her head turn bit, so much so he would repeat the action & as he says, eventually there they were 2 cocking-heads

It backing something of her little trademark-(NOTE: D0n’t know if I should be sharing this one though.
Also watch for her always to wear something on her left wrist.
The reason, her “marvelous “-”mud” mother never bothered to have her weist fixed back at Fox, around the age of 5 or so when NATASHA fell & broke-it badly!
She didn’t want to make waves & possibly-(in her mother Maria’s sick mind anyway) get her axed by *Zanuck & company!!!

So for us that know & for those that now do, she stayed very, very, self conscience about it until that night on November 29th, 1981.

A FACT BASED STORY

Posted By Jeff L. Shannon : June 19, 2010 2:49 am

SUZIE, I KNOW YOU DON’T CONTROLIT, BUT “SPORT SFANS” WE ALSO NEED AN “EDIT/CORRECTION BUTTON” PLEESE!

Posted By Jeff L. Shannon : June 19, 2010 2:49 am

SUZIE, I KNOW YOU DON’T CONTROLIT, BUT “SPORT SFANS” WE ALSO NEED AN “EDIT/CORRECTION BUTTON” PLEESE!

Posted By Jeff L. Shannon : June 19, 2010 3:03 am

Really split with you & any others though on “This Property Is Condemned” (**1/2) & the comparison between it “Inside Daisy Clover”

Among the major reasons is the latter, though has some problems itself, is the superior of the 2 pictures & she was almost positive from watching it’s dailies she’d at least earn what woulda’ & shoulda’ been her 4th *ACADEMY AWARD npomination for it for 1965. Though it didn’t of course happen???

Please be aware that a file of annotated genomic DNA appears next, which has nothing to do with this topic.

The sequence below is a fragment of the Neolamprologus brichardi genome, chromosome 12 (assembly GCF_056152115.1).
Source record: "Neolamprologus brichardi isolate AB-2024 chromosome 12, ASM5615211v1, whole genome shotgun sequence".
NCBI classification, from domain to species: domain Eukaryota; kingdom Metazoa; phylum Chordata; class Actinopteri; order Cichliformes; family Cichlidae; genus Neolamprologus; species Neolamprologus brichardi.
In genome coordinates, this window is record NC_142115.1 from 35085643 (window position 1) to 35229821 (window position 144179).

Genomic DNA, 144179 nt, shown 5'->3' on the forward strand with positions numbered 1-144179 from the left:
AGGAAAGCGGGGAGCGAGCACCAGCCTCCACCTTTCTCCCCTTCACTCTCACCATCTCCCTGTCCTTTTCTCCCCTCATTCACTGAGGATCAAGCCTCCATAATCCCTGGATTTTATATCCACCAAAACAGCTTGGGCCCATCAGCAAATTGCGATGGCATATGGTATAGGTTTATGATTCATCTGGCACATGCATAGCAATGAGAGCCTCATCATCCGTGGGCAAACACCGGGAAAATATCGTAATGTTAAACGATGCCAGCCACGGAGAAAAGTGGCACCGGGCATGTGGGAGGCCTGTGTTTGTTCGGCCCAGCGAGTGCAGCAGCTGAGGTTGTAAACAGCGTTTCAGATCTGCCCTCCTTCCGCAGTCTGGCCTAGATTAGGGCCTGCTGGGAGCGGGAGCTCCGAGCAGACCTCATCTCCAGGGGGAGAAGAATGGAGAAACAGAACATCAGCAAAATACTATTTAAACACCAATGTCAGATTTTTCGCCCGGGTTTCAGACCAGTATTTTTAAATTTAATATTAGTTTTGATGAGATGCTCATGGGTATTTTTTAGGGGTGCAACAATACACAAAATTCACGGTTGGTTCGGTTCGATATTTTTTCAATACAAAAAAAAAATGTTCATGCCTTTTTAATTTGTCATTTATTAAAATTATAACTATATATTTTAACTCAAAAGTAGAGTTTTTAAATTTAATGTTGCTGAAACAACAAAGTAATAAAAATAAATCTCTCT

You be the judge, below are the official nominees for Best Actress that yr (*-always denotes OSCAR wsinner)>

*Julie Christie in “Darling”
Julie Andrews, “The Sound of Music”
Samantha Eggar, “The Collector”-(deserved to be her slot, in my view)
Elizabeth Hartman, “A Patch of Blue”
& Simone Signoret, “Ship of Fools”

Welp, thars that

AGAIN TO SUZIE, 4 STARS & PLEASE DROP ME A LINE MY FRIEND

Posted By Jeff L. Shannon : June 19, 2010 3:03 am

Really split with you & any others though on “This Property Is Condemned” (**1/2) & the comparison between it “Inside Daisy Clover”

Among the major reasons is the latter, though has some problems itself, is the superior of the 2 pictures & she was almost positive from watching it’s dailies she’d at least earn what woulda’ & shoulda’ been her 4th *ACADEMY AWARD npomination for it for 1965. Though it didn’t of course happen???

You be the judge, below are the official nominees for Best Actress that yr (*-always denotes OSCAR wsinner)>

*Julie Christie in “Darling”
Julie Andrews, “The Sound of Music”
Samantha Eggar, “The Collector”-(deserved to be her slot, in my view)
Elizabeth Hartman, “A Patch of Blue”
& Simone Signoret, “Ship of Fools”

Welp, thars that

AGAIN TO SUZIE, 4 STARS & PLEASE DROP ME A LINE MY FRIEND

Posted By Jeff L. Shannon : June 20, 2010 9:25 am

I had truly hoped you fellow fans of hers’ would respond!

PLEASE DO THOUGH & ALSO TO SUSIE???

THANX J.S.

(P.S. Not on this topic, though a marvelous pal of hers’ ever since her terrific (***1/2) 1963 “Love With the Proper Stranger”-(her 3rd & final shot at Hollywoods *”GOLDEN STATUTTE”)

It’s now also finally-(despite only 28 pictures’ Though: Garbo made (26), Abbott & Costello-(33), Marx Brothers-(13), Valentino even far less. Harlow-(only about 22) Lombard, not too-many as well. James Dean-(he appeard in 6 actually, most don’t know this trivia item), Fairbanks, Sr., *Pickford-(not too-many feature pix), W.C., & Mae West, plus cinema’s ultimate all-around genius: Charles (Spencer) Chaplin, did not do many feature picture’s either! I suggested this sev. years ago about (Steve McQueen) & several actually made light of him only doing twenty -eight?
Although see above & there are several more that were “STOTM”

THANX J.S.

Posted By Jeff L. Shannon : June 20, 2010 9:25 am

I had truly hoped you fellow fans of hers’ would respond!

PLEASE DO THOUGH & ALSO TO SUSIE???

THANX J.S.

(P.S. Not on this topic, though a marvelous pal of hers’ ever since her terrific (***1/2) 1963 “Love With the Proper Stranger”-(her 3rd & final shot at Hollywoods *”GOLDEN STATUTTE”)